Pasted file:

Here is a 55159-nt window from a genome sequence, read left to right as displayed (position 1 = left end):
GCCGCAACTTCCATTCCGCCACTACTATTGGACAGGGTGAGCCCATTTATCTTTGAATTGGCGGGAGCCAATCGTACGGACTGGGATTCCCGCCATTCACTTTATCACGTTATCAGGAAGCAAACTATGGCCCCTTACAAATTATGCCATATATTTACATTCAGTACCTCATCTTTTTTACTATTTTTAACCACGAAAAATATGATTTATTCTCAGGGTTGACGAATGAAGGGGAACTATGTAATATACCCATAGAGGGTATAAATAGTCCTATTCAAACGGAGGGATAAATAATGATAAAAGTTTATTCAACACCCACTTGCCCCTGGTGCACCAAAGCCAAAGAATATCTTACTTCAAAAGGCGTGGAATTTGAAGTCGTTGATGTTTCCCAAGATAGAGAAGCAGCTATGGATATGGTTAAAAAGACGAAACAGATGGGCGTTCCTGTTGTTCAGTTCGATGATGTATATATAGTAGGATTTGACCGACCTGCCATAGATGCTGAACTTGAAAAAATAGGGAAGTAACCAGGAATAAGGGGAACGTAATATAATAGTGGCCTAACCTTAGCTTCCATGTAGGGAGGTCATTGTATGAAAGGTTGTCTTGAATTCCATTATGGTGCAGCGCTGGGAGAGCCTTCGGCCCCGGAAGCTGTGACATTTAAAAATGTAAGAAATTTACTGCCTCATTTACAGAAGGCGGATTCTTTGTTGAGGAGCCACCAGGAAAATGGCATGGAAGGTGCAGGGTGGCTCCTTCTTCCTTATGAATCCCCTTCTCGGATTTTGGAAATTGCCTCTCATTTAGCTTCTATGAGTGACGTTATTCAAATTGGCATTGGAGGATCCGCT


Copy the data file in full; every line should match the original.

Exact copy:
Here is a 55159-nt window from a genome sequence, read left to right as displayed (position 1 = left end):
GCCGCAACTTCCATTCCGCCACTACTATTGGACAGGGTGAGCCCATTTATCTTTGAATTGGCGGGAGCCAATCGTACGGACTGGGATTCCCGCCATTCACTTTATCACGTTATCAGGAAGCAAACTATGGCCCCTTACAAATTATGCCATATATTTACATTCAGTACCTCATCTTTTTTACTATTTTTAACCACGAAAAATATGATTTATTCTCAGGGTTGACGAATGAAGGGGAACTATGTAATATACCCATAGAGGGTATAAATAGTCCTATTCAAACGGAGGGATAAATAATGATAAAAGTTTATTCAACACCCACTTGCCCCTGGTGCACCAAAGCCAAAGAATATCTTACTTCAAAAGGCGTGGAATTTGAAGTCGTTGATGTTTCCCAAGATAGAGAAGCAGCTATGGATATGGTTAAAAAGACGAAACAGATGGGCGTTCCTGTTGTTCAGTTCGATGATGTATATATAGTAGGATTTGACCGACCTGCCATAGATGCTGAACTTGAAAAAATAGGGAAGTAACCAGGAATAAGGGGAACGTAATATAATAGTGGCCTAACCTTAGCTTCCATGTAGGGAGGTCATTGTATGAAAGGTTGTCTTGAATTCCATTATGGTGCAGCGCTGGGAGAGCCTTCGGCCCCGGAAGCTGTGACATTTAAAAATGTAAGAAATTTACTGCCTCATTTACAGAAGGCGGATTCTTTGTTGAGGAGCCACCAGGAAAATGGCATGGAAGGTGCAGGGTGGCTCCTTCTTCCTTATGAATCCCCTTCTCGGATTTTGGAAATTGCCTCTCATTTAGCTTCTATGAGTGACGTTATTCAAATTGGCATTGGAGGATCCGCT